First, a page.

On September 7th, 1968, one of the most legendary bands in the history of music were set to take to the stage for the very first time. In the audience that night was a 17-year-old kid clutching his mother’s camera. He had attended the Gladsaxe Teen Club in Copenhagen that evening expecting to see the Yardbirds jam but instead was greeted with a sign heralding ‘The New Yardbirds’, and disappointment quickly set in. Who were these knock-off wannabes, and how did the Gladsaxe have such a cheek to pull a stunt like this?
When The New Yardbirds emerged, he only recognised Jimmy Page. The legendary John Paul Jones, John Bonham and Robert Plant were unknown entities as far as the young Dane was concerned. 53 years on, that four-piece is considered to be one of the greatest of all time by millions of adoring fans, and the 50,000 photos that Angel went on to snap in his gilded rock photography career is testimony to the fact that he did a great job with his humble flash and holiday camera set-up prised from the possession of his parents.
As Angel recalled when he spoke to RAVE Magazine regarding the first time the maelstrom of Led Zep was ever whipped up for an audience: “First of all, I was pretty disappointed because The Yardbirds were supposed to play that night. It was sometime in the evening that I heard a band called The New Yardbirds would perform. I thought maybe that has nothing to do with The Yardbirds. Maybe there’s just one person left from The Yardbirds, which turned out to be right. It was only Jimmy Page from The Yardbirds who played that night. And the others I had never seen or heard of.”
However, it didn’t take long for that disappointment to dissipate and awe to transpire in its place, as he adds: “But when they went on stage it was something very special and different and spectacular. They were full of energy and they were different. I had no idea they were going to be big.”
As it happens, the small Danish Teen Club would host a plethora of similar events over the years, rendering it one of the most fatefully blessed venues of the era. As Angel recalled: “Actually, this little club, The Gladsaxe Teen Club, where they played had a lot of big acts jamming there. Deep Purple played there before Gillan and Glover joined the band and Nice played there. So did Ten Years After. A lot of bands that were known or soon to be known played there. I mean, Ten Years After didn’t get world-famous till Woodstock. We were used to seeing fairly well-known bands there. That’s why The Yardbirds were supposed to be there that night, but it turned out to be someone else.”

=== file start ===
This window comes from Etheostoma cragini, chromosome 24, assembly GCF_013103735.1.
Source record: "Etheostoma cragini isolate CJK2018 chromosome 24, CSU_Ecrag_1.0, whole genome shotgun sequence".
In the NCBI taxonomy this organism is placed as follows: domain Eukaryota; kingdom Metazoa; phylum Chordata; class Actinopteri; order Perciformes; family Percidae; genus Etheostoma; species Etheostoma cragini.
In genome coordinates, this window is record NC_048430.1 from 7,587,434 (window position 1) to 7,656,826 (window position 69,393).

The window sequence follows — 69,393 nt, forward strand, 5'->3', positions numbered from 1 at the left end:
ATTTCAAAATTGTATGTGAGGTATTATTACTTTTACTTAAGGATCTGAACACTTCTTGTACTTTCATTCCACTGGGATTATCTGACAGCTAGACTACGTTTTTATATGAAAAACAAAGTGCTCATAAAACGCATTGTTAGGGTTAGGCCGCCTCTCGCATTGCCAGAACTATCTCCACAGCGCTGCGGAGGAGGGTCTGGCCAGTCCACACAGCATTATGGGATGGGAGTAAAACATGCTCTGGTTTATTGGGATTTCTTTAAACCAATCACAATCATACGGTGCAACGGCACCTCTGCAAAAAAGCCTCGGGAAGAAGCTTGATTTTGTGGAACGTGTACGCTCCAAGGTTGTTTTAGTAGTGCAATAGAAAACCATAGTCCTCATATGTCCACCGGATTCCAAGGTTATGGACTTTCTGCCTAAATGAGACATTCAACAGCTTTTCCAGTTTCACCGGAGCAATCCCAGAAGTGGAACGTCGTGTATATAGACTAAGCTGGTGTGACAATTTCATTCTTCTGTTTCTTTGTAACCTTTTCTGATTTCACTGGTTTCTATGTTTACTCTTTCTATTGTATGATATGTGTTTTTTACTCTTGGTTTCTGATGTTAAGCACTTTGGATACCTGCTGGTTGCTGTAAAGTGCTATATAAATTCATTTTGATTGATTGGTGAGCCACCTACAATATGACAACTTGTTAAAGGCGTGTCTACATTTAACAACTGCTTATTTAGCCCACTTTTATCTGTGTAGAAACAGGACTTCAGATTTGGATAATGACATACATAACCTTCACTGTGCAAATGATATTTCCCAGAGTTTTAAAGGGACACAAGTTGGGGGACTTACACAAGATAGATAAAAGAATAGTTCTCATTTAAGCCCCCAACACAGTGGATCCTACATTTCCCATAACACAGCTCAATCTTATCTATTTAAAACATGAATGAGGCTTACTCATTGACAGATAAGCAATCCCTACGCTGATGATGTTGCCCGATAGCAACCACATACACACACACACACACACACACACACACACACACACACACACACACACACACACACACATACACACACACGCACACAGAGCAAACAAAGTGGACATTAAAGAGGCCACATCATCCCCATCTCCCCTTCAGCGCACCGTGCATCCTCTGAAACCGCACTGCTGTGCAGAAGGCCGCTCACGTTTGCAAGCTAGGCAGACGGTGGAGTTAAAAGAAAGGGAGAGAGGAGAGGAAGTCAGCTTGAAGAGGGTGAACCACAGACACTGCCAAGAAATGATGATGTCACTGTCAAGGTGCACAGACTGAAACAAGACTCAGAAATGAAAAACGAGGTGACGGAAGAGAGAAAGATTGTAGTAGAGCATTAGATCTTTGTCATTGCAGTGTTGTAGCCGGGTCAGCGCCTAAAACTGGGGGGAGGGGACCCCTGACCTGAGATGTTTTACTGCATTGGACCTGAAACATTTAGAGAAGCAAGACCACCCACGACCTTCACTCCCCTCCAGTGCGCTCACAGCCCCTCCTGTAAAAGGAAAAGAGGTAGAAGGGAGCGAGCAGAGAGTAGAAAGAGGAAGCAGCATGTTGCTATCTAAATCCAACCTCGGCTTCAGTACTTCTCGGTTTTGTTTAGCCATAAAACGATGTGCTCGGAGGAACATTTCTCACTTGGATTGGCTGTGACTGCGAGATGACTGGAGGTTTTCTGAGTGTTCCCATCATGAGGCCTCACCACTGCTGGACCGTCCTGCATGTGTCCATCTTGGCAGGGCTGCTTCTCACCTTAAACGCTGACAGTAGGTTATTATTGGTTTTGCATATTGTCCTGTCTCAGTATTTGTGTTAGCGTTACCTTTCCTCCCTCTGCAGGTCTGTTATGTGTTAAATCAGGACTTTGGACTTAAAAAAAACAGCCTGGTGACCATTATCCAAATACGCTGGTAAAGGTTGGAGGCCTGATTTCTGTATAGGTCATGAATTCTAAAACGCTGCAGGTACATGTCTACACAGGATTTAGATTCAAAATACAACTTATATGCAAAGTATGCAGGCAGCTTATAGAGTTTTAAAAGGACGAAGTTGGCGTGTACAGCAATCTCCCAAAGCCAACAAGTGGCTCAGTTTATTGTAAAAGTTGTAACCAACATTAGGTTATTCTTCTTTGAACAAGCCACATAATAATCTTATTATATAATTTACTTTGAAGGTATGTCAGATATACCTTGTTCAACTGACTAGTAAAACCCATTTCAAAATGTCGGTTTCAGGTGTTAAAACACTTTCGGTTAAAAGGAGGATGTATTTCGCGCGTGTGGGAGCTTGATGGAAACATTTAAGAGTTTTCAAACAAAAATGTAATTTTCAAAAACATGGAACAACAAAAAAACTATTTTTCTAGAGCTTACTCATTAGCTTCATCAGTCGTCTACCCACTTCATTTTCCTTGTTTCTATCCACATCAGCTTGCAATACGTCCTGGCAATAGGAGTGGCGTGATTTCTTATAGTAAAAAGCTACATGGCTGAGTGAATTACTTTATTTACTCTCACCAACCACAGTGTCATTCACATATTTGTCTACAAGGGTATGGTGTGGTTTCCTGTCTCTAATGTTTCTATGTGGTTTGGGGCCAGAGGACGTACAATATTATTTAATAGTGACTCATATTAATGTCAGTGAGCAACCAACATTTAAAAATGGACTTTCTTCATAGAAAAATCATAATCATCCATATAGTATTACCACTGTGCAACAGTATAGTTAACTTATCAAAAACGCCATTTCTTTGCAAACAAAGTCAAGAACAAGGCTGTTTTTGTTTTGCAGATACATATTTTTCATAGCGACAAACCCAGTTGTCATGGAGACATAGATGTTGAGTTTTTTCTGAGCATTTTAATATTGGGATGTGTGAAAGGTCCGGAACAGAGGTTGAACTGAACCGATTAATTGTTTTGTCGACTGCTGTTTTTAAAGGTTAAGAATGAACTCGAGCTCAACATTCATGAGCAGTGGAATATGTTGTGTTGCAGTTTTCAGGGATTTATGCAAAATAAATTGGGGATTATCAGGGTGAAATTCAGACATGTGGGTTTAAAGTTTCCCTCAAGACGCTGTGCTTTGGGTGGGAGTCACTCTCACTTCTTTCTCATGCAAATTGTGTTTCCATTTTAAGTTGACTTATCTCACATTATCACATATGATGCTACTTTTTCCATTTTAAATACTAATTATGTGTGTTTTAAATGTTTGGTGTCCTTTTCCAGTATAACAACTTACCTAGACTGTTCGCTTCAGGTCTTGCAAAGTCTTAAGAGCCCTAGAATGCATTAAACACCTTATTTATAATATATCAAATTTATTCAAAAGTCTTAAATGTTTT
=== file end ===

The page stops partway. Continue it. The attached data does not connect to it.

Perhaps the most remarkable thing about his fairy tale story is the insight it gives us into the music industry during that period. “In the early days,” Angel tells Proximity Magazine, “I could just walk into the dressing room of The Cream – Jack Bruce, Ginger Baker and Eric Clapton – and say ‘Hi, can I take a photo?’ and they would say, ‘sure,’ and I took a photo or two or three [negatives since lost, sadly] with no problems.”
However, the almost prelapsarian innocence of the period was soon lost, and with it, Angel’s verve for rock photography. “I started at a time when you could meet the bands and have a drink at the bar or maybe get a meal or something,” he told RAVE. “People back then – musicians, people at record companies, photographers – did things for the love of music. The music scene was more of a community service. For many, it wasn’t even a business.”
The notion of Jimmy Page’s new band casually debuting at a Teen Club and not cashing in on some huge fanfare promoting a Yardbirds spin-off certainly seems to support Angel’s view that there was an essence of community central to the zeitgeist of the times. And his continued relationship with Led Zeppelin is also indicative of the explosion of great music. “The funny thing is when they came back,” he continues, “They changed their name to Led Zeppelin, Zep was not that well known yet, so what the club did to get people to come to the concert was put up a sign saying, ‘Led Zeppelin and in brackets ‘formerly The Yardbirds,’ so people would come and watch this unknown band called Led Zeppelin.”
While it is remarkable to think that a band like Led Zeppelin struggled to make their mark in the early days, the passion writ large on the faces of the bandmember’s faces in Angel’s photos is indicative of the zeal that would rocket them to their seventies zenith in the forthcoming period. Whether it’s the sweat-drenched images of John Bonham delivering his thunderous attack on an innocent drum kit or the sight of Robert Plant almost bursting blood vessels to send a note soaring to such an extent that Sputnik was in danger of being taken out of orbit, Angel’s pictures offer a unique insight into a band making a debut with unflinching intent that no doubt very few manage to muster.
However, for those wondering, while Angel may well revere that fateful debut performance and the many times he was whipped up by their energy thereafter, they weren’t the best live act he saw in his career. “I think the best live act ever was the J Geils Band,” he proclaims, “But nobody is interested in them anymore. But they had such incredible energy on stage, not only because the singer Peter Wolf is spectacular, but the other members of the band are great as well.”
Finally, he tells Jaideep V.G.: “Uriah Heep in the early 70s were an excellent live band, I would also mention Queen. There was a band called Geordie, the singer was Brian Johnson who is now with AC/DC, they toured a lot in Denmark, and I spent a lot of time with them and took photos. They were really good on stage.”
You can see more of Jorgen Angel’s photography and view the books and photos he has to offer from Jimi Hendrix to Queen, via his website by clicking here.